In the meantime, I’d like to cross the threshold of my mother’s building and sit with her in her apartment, take her to lunch, or whisk her away for a weekend for a change of scenery to visit with my brother and sister-in-law in St. Augustine. I’m quite sure that the other seniors who live in this community are ready to see their families in person and not via Facetime, Skype, or with phones and a window of glass separating them.
At some point isolation, even with friends or your immediate family can be detrimental. We need other people. We need to be in groups of 2, 5, 10, 50 or more for the celebrations of life on a small or large scale. We miss dinner with friends, attending church with other believers, celebrating graduations, weddings, and the lives of those who pass during this pandemic.
The good news, if I can muster even a seed of positivity from this pandemic, is that we all have made strides in our individual lives during this time of social distancing, self-quarantine, and imposed curfews.
My 81-year-old mother, as it turns out, is far more advanced in all aspects of the technology of her iPhone and her iPad than I may have given her credit. She has found some purpose in helping seniors who are less healthy, both mentally and physically. That is not to say she’s not ready to open up her world beyond the walls that confine her presently, but she has found community and some belonging in a world without my father.
My husband, a nurse practitioner, continues to work in his clinic and be a positive healthcare provider in this time of need.
My former colleagues in public and private schools are responding by learning new ways to teach despite being given an extraordinarily short amount of time in which to become virtual learning experts.
Health care workers in every single job in a hospital, clinic, or office are stepping up to provide healthcare to the public at large.
"Essential workers'' such as grocery store stockers, clerks, managers, postal workers, hardware store employees and managers, bank clerks and managers, gas station attendants, sanitation workers, government employees at the local, state, and national level, scientists who are working tirelessly to create a vaccine, our community leaders, governors, and mayors and many essential workers not named here are working tirelessly on the behalf of the public. All of these people are heroes and collectively deserve all the praise we can heap on them.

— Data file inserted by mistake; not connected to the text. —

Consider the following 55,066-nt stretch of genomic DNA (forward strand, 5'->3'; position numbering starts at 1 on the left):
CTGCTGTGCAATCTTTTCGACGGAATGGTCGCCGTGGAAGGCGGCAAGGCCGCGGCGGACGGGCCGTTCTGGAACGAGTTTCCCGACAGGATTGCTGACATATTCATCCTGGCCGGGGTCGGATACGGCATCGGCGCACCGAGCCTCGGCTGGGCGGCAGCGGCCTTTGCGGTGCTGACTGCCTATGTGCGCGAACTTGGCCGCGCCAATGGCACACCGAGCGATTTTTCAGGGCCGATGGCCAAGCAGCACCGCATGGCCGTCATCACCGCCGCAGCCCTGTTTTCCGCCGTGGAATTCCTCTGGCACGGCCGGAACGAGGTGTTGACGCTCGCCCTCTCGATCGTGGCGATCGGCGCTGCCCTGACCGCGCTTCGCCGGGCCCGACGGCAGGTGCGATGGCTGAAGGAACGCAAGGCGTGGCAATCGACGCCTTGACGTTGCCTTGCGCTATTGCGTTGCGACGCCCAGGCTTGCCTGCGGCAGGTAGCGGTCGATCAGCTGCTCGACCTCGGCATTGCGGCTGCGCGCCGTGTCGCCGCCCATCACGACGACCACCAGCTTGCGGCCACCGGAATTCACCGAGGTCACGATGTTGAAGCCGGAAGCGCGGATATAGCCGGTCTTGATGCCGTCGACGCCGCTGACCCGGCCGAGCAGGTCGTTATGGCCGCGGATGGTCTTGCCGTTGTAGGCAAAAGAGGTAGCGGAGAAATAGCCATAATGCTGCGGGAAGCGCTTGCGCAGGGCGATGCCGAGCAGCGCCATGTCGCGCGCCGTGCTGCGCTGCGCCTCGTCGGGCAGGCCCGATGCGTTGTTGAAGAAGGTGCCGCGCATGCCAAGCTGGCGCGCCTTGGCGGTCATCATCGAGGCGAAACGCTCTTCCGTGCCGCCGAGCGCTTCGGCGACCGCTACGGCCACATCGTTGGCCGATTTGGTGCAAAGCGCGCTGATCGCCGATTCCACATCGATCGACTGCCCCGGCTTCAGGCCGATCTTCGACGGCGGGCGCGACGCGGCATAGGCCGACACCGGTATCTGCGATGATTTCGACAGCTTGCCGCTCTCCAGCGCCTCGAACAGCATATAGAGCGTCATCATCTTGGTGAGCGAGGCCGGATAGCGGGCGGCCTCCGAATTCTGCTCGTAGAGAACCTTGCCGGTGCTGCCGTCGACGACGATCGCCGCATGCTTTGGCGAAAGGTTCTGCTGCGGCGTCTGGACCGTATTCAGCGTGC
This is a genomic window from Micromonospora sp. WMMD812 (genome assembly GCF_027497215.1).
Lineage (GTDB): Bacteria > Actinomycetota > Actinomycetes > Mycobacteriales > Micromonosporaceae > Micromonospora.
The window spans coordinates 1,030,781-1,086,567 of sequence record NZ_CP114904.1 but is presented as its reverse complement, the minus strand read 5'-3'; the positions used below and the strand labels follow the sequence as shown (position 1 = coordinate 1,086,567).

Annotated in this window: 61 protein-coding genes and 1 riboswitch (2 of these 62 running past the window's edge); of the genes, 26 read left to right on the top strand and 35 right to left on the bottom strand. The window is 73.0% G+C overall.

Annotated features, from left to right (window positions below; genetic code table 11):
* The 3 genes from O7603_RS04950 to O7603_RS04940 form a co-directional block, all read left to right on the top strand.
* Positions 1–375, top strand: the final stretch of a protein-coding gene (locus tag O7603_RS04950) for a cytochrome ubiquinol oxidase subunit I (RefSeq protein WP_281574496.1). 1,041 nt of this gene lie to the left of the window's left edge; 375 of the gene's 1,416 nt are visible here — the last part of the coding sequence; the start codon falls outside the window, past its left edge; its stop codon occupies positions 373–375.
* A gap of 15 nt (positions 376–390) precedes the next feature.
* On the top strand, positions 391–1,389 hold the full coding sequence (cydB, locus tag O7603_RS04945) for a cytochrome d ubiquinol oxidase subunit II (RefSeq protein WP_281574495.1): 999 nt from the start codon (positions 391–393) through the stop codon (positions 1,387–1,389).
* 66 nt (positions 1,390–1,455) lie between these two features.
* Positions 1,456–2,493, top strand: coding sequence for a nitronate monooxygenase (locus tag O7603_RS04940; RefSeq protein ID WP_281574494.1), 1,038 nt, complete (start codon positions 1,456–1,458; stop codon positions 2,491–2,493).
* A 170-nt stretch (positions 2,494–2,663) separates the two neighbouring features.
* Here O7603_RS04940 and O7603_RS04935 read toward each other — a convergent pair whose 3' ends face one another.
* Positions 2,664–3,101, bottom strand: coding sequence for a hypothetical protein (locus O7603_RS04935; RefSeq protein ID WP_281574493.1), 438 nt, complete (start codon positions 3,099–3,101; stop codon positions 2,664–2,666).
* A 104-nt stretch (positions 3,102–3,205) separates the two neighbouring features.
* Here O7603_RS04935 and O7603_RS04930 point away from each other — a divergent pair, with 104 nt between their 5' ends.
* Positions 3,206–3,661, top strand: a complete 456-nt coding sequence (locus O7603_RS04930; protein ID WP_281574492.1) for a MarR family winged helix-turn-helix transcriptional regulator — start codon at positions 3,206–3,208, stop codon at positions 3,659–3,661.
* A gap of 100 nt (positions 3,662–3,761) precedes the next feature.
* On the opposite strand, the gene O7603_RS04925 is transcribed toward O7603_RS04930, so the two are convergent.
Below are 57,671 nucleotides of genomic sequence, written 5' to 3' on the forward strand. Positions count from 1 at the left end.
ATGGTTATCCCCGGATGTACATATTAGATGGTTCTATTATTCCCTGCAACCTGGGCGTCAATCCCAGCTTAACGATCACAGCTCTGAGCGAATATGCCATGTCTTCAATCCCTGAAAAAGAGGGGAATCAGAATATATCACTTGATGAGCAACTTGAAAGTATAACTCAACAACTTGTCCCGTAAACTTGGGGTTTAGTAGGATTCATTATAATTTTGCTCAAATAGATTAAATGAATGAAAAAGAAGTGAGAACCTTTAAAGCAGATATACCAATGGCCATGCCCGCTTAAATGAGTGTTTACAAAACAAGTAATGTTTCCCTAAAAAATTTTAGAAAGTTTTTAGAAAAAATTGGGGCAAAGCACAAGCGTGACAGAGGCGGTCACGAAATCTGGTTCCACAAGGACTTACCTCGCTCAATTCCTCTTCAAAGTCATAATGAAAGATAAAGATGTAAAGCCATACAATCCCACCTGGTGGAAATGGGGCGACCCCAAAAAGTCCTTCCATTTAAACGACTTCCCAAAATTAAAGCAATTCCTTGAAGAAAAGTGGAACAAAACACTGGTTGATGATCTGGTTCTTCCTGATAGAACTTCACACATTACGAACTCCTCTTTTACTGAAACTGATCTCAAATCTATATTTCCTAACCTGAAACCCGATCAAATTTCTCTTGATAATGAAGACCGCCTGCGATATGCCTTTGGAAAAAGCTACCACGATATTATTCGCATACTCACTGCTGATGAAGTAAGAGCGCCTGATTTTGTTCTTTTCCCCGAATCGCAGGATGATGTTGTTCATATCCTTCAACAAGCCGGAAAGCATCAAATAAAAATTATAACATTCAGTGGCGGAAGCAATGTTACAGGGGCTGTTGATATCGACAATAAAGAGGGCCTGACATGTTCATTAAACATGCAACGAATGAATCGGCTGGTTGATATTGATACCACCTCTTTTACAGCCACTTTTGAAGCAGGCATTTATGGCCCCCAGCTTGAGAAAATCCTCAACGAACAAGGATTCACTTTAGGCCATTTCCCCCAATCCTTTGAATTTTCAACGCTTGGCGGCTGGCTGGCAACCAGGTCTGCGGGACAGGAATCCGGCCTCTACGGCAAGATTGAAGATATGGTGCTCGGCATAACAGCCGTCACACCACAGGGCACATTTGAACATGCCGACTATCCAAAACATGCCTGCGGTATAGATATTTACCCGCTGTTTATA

Like Bill Murray’s character, I learn something new each day too. Most lessons are welcome, some are not. But that is life with or without the pandemic that currently paralyzes the world. Some things I've learned are huge: I have the time to seek God’s word and I rely on the promises he has given. Some things are small: Never has my house been so in order or my flower bed so free of weeds. Each day brings another lesson and another layer to my life.
At some point, like the movie ending in “Ground Hog Day,” this pandemic will be over and we will continue with our lives outside the confines of COVID-19. The true task will be to take the lessons learned from this and translate them into life post-coronavirus.
Jennifer Keeler taught at Walden Lake Elementary in Plant City before deciding to retire after 35 years in the classroom. She is a graduate of Florida Southern College in Lakeland and earned an MA in early childhood education and teaching from the University of South Florida in Tampa.